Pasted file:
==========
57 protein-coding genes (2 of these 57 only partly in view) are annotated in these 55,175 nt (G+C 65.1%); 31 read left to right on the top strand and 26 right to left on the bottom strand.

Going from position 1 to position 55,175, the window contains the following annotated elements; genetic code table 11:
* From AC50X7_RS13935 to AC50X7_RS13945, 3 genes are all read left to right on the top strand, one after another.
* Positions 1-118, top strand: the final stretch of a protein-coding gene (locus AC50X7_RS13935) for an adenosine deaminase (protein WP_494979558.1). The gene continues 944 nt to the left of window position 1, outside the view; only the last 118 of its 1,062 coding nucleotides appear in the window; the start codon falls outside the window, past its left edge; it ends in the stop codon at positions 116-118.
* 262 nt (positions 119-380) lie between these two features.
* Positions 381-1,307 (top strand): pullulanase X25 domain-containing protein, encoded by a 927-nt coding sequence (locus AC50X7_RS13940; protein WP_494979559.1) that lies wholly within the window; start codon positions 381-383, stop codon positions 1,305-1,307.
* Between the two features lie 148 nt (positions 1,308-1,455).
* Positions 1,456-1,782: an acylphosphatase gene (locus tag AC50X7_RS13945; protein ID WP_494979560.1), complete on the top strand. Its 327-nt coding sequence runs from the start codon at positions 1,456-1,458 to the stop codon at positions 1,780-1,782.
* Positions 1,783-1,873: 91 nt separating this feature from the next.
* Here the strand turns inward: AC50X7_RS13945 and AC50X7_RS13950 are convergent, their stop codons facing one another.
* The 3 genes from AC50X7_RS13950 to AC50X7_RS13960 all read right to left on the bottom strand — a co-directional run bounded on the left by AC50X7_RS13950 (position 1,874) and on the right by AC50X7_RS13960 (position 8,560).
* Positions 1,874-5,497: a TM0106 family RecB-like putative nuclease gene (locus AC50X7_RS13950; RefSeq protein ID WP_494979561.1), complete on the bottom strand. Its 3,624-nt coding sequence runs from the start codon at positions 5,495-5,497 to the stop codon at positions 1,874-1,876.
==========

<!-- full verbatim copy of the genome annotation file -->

57 protein-coding genes (2 of these 57 only partly in view) are annotated in these 55,175 nt (G+C 65.1%); 31 read left to right on the top strand and 26 right to left on the bottom strand.

Going from position 1 to position 55,175, the window contains the following annotated elements; genetic code table 11:
* From AC50X7_RS13935 to AC50X7_RS13945, 3 genes are all read left to right on the top strand, one after another.
* Positions 1-118, top strand: the final stretch of a protein-coding gene (locus AC50X7_RS13935) for an adenosine deaminase (protein WP_494979558.1). The gene continues 944 nt to the left of window position 1, outside the view; only the last 118 of its 1,062 coding nucleotides appear in the window; the start codon falls outside the window, past its left edge; it ends in the stop codon at positions 116-118.
* 262 nt (positions 119-380) lie between these two features.
* Positions 381-1,307 (top strand): pullulanase X25 domain-containing protein, encoded by a 927-nt coding sequence (locus AC50X7_RS13940; protein WP_494979559.1) that lies wholly within the window; start codon positions 381-383, stop codon positions 1,305-1,307.
* Between the two features lie 148 nt (positions 1,308-1,455).
* Positions 1,456-1,782: an acylphosphatase gene (locus tag AC50X7_RS13945; protein ID WP_494979560.1), complete on the top strand. Its 327-nt coding sequence runs from the start codon at positions 1,456-1,458 to the stop codon at positions 1,780-1,782.
* Positions 1,783-1,873: 91 nt separating this feature from the next.
* Here the strand turns inward: AC50X7_RS13945 and AC50X7_RS13950 are convergent, their stop codons facing one another.
* The 3 genes from AC50X7_RS13950 to AC50X7_RS13960 all read right to left on the bottom strand — a co-directional run bounded on the left by AC50X7_RS13950 (position 1,874) and on the right by AC50X7_RS13960 (position 8,560).
* Positions 1,874-5,497: a TM0106 family RecB-like putative nuclease gene (locus AC50X7_RS13950; RefSeq protein ID WP_494979561.1), complete on the bottom strand. Its 3,624-nt coding sequence runs from the start codon at positions 5,495-5,497 to the stop codon at positions 1,874-1,876.